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NEW YORK (Reuters) - Fresh worries about rising costs and inflation face U.S. stock investors looking toward the coming week and the next leg of the first-quarter earnings period.

In the latest week, the busiest for first-quarter reports, several companies warned about or cited higher costs.

Caterpillar (CAT.N) said it was worried about higher prices for steel it needs for manufacturing. Alphabet (GOOGL.O) said margins were squeezed by rising costs related to marketing and acquiring streaming rights for YouTube’s new TV service, while Procter & Gamble (PG.N) cited higher commodities and transportation costs.

Shares of all three companies declined even though their quarterly earnings were mostly strong.

Investors will be alert for more signs of rising costs next week, which brings results from several big consumer names like Kellogg (K.N) and market-cap leader Apple (AAPL.O). Also on tap will be a Federal Reserve meeting, the April jobs report and data on wages and inflation.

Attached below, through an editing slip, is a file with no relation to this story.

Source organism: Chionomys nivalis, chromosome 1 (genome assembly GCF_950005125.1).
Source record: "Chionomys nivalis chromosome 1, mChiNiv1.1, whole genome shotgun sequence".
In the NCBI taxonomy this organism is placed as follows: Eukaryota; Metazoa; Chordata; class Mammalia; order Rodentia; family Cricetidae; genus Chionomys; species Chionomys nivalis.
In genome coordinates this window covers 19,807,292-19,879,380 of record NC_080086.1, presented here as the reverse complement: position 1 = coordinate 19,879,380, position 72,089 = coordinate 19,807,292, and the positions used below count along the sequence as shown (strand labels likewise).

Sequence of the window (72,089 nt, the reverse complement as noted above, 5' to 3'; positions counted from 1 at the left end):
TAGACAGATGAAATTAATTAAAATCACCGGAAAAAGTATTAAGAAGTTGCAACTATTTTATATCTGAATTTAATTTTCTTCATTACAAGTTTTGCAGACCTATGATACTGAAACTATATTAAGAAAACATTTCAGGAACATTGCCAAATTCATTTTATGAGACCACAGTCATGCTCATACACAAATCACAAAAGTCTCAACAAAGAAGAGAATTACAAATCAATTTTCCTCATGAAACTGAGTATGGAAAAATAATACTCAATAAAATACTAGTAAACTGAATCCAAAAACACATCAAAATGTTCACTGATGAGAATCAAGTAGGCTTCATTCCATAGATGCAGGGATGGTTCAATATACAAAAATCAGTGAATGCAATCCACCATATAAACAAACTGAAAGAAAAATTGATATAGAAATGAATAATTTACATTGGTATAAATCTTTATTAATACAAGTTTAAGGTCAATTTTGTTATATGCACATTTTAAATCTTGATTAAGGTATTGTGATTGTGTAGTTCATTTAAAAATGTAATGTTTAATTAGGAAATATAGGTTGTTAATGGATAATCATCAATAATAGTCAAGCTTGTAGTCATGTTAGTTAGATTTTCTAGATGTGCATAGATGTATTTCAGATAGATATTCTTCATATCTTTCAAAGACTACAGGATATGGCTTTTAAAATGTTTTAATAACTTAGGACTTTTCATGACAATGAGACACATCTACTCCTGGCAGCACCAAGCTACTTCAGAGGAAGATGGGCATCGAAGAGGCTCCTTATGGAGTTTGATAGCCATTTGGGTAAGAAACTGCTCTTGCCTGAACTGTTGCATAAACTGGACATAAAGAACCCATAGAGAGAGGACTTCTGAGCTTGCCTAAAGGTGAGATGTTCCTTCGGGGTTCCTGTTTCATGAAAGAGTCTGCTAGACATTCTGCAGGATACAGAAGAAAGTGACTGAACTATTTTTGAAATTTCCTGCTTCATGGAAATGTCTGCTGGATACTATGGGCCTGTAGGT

The first quarter was the first reporting period since U.S. President Donald Trump in March imposed a duty on imports of steel and aluminum. Prices for those and other commodities have risen sharply, with U.S. crude oil CLc1 up 7.5 percent in the first quarter.

“The wind was at the backs of these companies for a long time. Now it’s sort of turned. Input costs are up for most people,” said Rick Meckler, president of investment firm LibertyView Capital Management in Jersey City, New Jersey.

“How are companies able to handle that, and what are they able to do to offset it? Those are the kinds of things investors will look at.”

Higher input costs squeeze profits for companies. Compounding these worries, the yield on 10-year U.S. Treasuries

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currensceneFLOGO WHTsquareThough not the oldest form of currency, some form of shell money appears to have been found on almost every continent. The shell most widely used worldwide as currency was the shell of Cypraea moneta, the money cowry.

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